TOKYO — North Korea launched two missiles Thursday, Oct. 31, marking its 12th test since May, in an apparent effort to pressure the United States to return to denuclearization talks with a better offer.

The missile test comes four days after North Korea warned it was losing patience with the United States and its "hostile policy" and restated its end-of-year deadline for Washington to change its approach.

The missiles were launched from the province immediately north of the capital, Pyongyang, South Korea's Joint Chiefs of Staff said in a statement. Japan's Defense Ministry said the first projectile appeared to be a ballistic missile but did not fall in its territorial waters or exclusive economic zone.

The missiles were fired a day after North Korean leader Kim Jong Un sent a condolence letter to his South Korean counterpart, Moon Jae-in, over the death of his mother.

Kim expressed his "deep condolences" and offered a "consoling message to President Moon" in the letter delivered via the border village of Panmunjom late Wednesday, South Korea said Thursday.

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But the missile tests only underlined how badly relations have deteriorated this year between North and South Korea, and with the United States.

Talks between North Korean and U.S. officials broke down in Stockholm earlier this month. After an eight-month stalemate, the United States had hoped to breathe new life into the negotiations, but North Korea walked away, calling the discussions "sickening."

Then, two weeks ago, Kim was shown riding a white horse in the snow on the sacred Mount Paektu, with state media saying he was planning a "great operation."

Last week, Kim ordered the removal of South Korean facilities at a shuttered joint tourist project, and he has since rebuffed Seoul's attempt to hold talks on the issue.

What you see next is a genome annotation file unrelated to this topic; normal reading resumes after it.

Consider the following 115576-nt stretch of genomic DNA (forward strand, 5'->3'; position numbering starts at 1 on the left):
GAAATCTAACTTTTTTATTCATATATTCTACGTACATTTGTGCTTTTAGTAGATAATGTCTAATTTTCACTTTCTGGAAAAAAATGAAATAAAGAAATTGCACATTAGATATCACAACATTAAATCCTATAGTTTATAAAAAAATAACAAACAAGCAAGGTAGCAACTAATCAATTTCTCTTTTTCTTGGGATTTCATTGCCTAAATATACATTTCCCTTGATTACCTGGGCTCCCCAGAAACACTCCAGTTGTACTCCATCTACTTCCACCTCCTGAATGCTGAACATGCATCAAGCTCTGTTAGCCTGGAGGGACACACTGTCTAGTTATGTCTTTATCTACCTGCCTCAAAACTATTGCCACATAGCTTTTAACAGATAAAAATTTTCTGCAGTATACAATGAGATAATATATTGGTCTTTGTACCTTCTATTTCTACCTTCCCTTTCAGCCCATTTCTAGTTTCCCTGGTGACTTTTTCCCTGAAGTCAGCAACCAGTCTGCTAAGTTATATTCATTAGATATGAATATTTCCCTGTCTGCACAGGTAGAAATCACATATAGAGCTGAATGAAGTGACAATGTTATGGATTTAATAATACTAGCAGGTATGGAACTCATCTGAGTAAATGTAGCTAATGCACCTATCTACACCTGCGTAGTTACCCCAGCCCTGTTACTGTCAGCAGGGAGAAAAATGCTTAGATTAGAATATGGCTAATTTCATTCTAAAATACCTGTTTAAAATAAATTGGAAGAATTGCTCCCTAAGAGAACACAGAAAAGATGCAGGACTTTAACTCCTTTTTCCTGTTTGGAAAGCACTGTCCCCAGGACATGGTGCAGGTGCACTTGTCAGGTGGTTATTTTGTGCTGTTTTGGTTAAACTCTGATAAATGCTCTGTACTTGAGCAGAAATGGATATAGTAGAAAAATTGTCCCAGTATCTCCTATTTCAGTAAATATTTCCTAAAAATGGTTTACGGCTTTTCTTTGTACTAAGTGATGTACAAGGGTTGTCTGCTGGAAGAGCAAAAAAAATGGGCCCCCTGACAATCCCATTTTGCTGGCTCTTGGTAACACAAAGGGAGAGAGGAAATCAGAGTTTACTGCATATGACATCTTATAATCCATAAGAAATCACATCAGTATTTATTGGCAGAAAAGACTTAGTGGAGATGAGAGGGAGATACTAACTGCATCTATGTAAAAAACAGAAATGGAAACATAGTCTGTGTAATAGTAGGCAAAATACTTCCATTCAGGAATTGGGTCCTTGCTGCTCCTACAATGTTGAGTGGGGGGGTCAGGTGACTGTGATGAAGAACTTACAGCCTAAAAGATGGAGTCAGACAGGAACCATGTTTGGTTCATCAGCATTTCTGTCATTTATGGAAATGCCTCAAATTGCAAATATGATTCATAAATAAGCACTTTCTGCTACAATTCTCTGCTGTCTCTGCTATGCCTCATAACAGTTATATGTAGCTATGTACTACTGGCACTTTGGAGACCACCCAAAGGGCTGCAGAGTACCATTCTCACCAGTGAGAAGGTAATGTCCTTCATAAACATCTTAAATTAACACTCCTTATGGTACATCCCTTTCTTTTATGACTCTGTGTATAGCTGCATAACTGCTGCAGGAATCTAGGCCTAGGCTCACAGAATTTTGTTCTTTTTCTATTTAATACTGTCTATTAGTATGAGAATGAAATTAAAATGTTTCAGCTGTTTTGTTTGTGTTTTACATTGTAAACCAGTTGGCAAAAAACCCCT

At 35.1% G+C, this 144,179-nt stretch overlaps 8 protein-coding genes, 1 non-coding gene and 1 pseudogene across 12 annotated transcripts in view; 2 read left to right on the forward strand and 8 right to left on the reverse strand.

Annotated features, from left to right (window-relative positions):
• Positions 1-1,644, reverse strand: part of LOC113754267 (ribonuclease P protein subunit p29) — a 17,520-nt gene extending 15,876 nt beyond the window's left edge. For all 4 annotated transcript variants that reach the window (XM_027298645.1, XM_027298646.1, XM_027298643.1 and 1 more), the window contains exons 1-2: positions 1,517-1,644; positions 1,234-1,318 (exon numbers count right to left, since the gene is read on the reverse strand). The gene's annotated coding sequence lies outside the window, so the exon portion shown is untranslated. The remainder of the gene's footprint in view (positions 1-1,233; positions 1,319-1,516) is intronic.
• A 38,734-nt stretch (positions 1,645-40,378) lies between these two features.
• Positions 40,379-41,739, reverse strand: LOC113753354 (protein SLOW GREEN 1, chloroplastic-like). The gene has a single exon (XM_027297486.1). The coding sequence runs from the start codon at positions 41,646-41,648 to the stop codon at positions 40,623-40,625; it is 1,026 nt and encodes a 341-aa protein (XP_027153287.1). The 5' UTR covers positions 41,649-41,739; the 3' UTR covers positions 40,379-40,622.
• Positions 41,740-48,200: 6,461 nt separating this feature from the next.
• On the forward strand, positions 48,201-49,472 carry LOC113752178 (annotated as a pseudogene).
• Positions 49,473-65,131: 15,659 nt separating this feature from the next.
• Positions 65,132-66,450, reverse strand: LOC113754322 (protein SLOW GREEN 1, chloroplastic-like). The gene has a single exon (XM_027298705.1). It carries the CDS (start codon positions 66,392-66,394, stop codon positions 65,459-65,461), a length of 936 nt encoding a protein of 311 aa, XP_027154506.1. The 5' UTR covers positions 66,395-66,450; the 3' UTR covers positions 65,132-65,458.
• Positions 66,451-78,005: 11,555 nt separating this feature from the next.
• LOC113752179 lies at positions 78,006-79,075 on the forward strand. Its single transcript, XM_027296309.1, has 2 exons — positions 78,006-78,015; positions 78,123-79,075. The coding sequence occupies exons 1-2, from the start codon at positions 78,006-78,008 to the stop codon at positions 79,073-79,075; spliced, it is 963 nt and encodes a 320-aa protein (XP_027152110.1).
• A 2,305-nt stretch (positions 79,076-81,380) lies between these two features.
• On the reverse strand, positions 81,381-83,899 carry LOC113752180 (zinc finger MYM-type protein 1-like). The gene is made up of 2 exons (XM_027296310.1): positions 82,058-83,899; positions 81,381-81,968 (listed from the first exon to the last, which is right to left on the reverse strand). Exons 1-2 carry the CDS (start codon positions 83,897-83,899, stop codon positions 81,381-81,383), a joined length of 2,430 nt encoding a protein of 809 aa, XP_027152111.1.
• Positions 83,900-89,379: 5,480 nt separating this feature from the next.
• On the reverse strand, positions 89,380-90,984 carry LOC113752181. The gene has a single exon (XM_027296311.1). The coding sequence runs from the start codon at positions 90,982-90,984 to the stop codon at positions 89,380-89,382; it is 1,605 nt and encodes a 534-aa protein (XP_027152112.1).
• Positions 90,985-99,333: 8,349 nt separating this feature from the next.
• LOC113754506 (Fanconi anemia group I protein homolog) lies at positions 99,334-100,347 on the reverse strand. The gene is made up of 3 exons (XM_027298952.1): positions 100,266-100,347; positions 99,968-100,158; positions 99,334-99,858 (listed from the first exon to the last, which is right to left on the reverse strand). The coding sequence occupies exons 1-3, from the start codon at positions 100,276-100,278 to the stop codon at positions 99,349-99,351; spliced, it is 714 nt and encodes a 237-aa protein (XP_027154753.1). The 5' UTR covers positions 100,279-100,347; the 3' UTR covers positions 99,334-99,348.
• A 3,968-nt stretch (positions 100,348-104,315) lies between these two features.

On Sunday, Pyongyang repeated its frustration with what it calls a "crafty and vicious" attempt by the United States to isolate and stifle the country through sanctions. The statement said the United States is seriously mistaken if it thinks it can keep the situation quiet through the end of the year by exploiting the "close personal relations" between President Trump and Kim.

More fiery rhetoric emerged from state media on Tuesday, this time attributed to leading official Choe Ryong Hae at an earlier speech to a summit of the Nonaligned Movement in Azerbaijan.

"Now the situation on the Korean Peninsula is at a critical crossroads of either moving toward a durable peace along with the trend of detente or facing again a touch-and-go crisis," Choe said.

The missile test may have been partly aimed at underlining the point.

"It is consistent with hardening signals from state media since the breakdown of the Stockholm talks and Kim's climb up Mount Paektu," said Rachel Minyoung Lee, a senior analyst at NK News, a Seoul-based website specializing in North Korea news and analysis.

Some experts believe that the fire and fury coming from Pyongyang is an attempt to drive a hard bargain with Trump, in the hope he offers North Korea a favorable deal in return for not disrupting his reelection campaign with more serious long-range missile tests.

This article was written by Simon Denyer, a reporter for The Washington Post. The Washington Post's Min Joo Kim in Seoul contributed to this report.